August 8, 2014
Everlasting Beauty…Sculptures & Fountains in the Landscape
If your garden needs a little pizzazz or if you’d like to take it up a notch, consider adding a sculptural element. When deciding where to place a sculpture, quickly draw your eye around your garden. Look for areas that you can add some visual interest, highlight your favorite plants, fill an out-of-the way corner or identify a hard-to-plant location.
As far back as the mid-1600’s, The Gardens of Versailles in France began to incorporate sculptures and fountains into their design, many of which are still in place today. So it’s no wonder that garden statuary has remained a constant element in garden design, no matter how big or small the garden space. Garden sculptures are stand-alone artistic pieces that can accent or add a theme to your landscape or garden beds. Garden accents can inspire you to spend more time in the garden and you may even find yourself proudly sharing your garden with others. Plants, architecture and sculpture each contribute to the dynamic nature of a garden and influence its changing silhouette. Embrace the challenge and enjoy the process of creating your own unique garden.
Garden sculptures are available in a variety of material and themes. It can be small or life-size, abstract or realistic. It can contain living plants, take the form of an animal, be a statue of religious significance, a birdbath, a planter, a gazing ball, an obelisk, a trellis, an architectural piece… a weathervane–whatever you want it to be. Sculptures for the garden can be made from iron, clay, glass, stone, wood or combinations of materials. And in keeping with today’s design trends, recycled materials and repurposed objects can easily have a new home within your flower gardens.
I still remember that while growing up, there was a garden sculpture of St. Francis in my mother’s hosta garden along with a birdbath placed nearby that brought her many hours of enjoyment. Garden sculptures can create lasting memories.
Fountains can be another fantastic focal point in any area. The original meaning of fountain (from the Latin ‘fontana’) is a natural spring or pool from which water flowed. Surprisingly, the first man-made structure that could spout water into the air in a controlled manner wasn’t first recorded until around 1500 AD in England. I thought it would have been much earlier than that! You can enjoy a fountain for its lyrical sound of water music as well as for its aesthetic beauty. The sound of running water adds peace and serenity to a garden making it a relaxing element in our hectic lives. Water feature designs can be whimsical or natural; simply choose one according to your taste and style. Fountains need only minimal maintance. As fountains recirculate water, a certain amount of evaporation will occur. It is important to keep the proper water level so the pump does not burn out. In our geographical region, drain fountains for the winter to keep them from freezing. Sometimes, fountains can be attractive for mosquitoes to breed in the hot, summer months. Simply toss in a mosquito dunk every now and again to keep them at bay. These are eco-friendly and safe for pets and wildlife.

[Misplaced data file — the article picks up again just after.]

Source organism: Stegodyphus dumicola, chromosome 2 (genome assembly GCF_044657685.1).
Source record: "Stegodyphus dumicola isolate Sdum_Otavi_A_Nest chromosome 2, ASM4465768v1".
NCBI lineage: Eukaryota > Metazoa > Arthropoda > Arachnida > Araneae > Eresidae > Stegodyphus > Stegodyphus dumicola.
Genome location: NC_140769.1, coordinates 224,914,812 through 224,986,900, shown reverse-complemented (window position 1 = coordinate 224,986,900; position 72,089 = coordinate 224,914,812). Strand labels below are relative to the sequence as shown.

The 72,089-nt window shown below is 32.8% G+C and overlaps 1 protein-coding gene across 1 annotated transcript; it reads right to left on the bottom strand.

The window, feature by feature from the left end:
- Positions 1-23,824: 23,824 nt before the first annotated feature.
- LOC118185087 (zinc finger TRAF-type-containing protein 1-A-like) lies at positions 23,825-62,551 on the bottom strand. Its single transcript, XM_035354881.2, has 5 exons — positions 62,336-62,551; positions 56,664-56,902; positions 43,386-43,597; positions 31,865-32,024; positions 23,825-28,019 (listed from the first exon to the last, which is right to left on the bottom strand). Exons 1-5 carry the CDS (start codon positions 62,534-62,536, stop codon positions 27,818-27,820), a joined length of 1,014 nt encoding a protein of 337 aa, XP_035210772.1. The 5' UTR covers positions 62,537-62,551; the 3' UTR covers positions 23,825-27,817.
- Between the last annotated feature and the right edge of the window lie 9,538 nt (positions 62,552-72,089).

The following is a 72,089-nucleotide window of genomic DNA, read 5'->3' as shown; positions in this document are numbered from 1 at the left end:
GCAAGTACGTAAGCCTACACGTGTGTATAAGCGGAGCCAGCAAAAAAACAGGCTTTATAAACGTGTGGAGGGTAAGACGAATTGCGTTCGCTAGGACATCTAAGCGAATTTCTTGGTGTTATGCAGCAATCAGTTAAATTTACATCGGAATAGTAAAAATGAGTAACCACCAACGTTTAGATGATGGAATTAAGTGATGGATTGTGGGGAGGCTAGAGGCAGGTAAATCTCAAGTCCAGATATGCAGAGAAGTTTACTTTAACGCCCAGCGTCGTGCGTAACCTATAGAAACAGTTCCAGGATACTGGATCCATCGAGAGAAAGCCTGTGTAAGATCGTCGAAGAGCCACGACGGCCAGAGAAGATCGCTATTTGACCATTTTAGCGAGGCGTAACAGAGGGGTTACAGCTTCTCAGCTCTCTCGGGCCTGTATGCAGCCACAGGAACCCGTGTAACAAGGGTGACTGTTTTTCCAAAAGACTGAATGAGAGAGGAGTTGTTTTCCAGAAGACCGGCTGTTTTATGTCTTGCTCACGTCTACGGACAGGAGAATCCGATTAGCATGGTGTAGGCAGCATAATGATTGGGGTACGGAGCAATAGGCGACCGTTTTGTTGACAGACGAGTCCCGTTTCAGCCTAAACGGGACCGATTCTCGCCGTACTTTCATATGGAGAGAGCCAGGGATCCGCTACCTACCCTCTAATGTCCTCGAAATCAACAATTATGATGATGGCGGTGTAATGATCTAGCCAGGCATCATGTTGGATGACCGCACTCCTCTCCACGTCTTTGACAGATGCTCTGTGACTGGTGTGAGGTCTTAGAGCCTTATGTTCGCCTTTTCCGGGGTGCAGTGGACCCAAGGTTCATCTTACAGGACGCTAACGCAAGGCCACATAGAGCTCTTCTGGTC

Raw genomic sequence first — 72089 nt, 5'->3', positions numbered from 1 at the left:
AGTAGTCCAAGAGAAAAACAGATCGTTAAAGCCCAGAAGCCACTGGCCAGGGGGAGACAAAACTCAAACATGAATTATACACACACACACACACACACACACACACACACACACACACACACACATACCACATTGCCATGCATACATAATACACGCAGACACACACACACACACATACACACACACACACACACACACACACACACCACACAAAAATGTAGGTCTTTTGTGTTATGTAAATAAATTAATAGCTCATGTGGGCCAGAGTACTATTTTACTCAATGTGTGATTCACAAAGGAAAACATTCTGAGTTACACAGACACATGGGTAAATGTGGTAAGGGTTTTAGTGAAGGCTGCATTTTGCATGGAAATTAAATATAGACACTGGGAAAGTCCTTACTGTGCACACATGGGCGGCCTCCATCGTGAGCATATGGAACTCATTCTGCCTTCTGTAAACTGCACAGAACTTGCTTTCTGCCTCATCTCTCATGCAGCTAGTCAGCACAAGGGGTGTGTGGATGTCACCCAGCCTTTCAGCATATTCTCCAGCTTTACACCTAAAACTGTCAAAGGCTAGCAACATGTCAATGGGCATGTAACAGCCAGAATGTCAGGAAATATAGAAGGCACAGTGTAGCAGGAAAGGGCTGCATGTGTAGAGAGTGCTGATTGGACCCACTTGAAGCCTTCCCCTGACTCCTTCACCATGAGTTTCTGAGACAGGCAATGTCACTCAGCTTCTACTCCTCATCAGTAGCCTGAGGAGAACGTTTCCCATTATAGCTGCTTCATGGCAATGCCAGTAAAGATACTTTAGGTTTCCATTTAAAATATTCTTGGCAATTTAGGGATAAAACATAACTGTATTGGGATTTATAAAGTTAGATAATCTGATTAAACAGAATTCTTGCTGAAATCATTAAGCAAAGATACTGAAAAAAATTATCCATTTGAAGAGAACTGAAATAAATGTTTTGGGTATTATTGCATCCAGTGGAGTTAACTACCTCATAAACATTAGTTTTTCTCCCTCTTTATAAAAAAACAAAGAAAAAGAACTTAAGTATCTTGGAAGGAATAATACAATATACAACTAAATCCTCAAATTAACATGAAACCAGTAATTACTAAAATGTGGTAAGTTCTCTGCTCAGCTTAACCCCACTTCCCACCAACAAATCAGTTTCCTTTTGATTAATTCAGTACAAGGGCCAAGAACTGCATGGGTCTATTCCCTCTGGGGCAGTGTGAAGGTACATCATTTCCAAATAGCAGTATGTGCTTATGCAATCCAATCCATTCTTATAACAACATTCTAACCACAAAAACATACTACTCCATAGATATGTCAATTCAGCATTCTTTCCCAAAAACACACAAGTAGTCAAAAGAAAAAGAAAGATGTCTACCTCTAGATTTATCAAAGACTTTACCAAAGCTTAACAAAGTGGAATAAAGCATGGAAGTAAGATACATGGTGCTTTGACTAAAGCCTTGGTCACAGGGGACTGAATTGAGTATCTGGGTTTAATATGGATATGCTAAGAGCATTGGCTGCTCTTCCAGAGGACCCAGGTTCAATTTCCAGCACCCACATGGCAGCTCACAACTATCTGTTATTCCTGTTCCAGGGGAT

Fountains sizes range from tabletop to large sculptures and everything in between. Most traditional fountains are made from clay, concrete or fiberglass. But don’t hesitate to think outside the box! Pump kits are available to make a fountain from a pot or any other container of your choice in almost any material that will hold water: ceramic, cement, resin or stone. And just like the recycle and repurpose trend that is infiltrating every aspect of design, you can use any old items like a watering can, clawfoot bathtub or any other object you desire. Have fun and go with the flow!
Here’s a simple project that will turn any pot into a water feature to get your feet wet with water gardening. To make a fountain, simply:
1. Choose 3–4 glazed pots ranging in size from small to extra-large.
2. Use silicone to seal the drainage hole at the bottom of the largest pot. Let it dry over night.
3. Using a container fountain kit (contains 70 gph pump with filter box and 3 fountain heads), place the pump in the bottom pot and drape cord over the side. Attach the tubing to the pump and then feed the tubing upward through the drainage holes of each of the smaller, stacked pots. Lastly, if you want a spray fountain, attach the fountain head to the end of the tube.
4. Place one large bag of small round stone place under and around the pots to help stabilize them.
5. Fill the fountain with water and plug in the pump. Now you’re ready to turn it on!
Nancy McIlvaine | Dry Goods Manager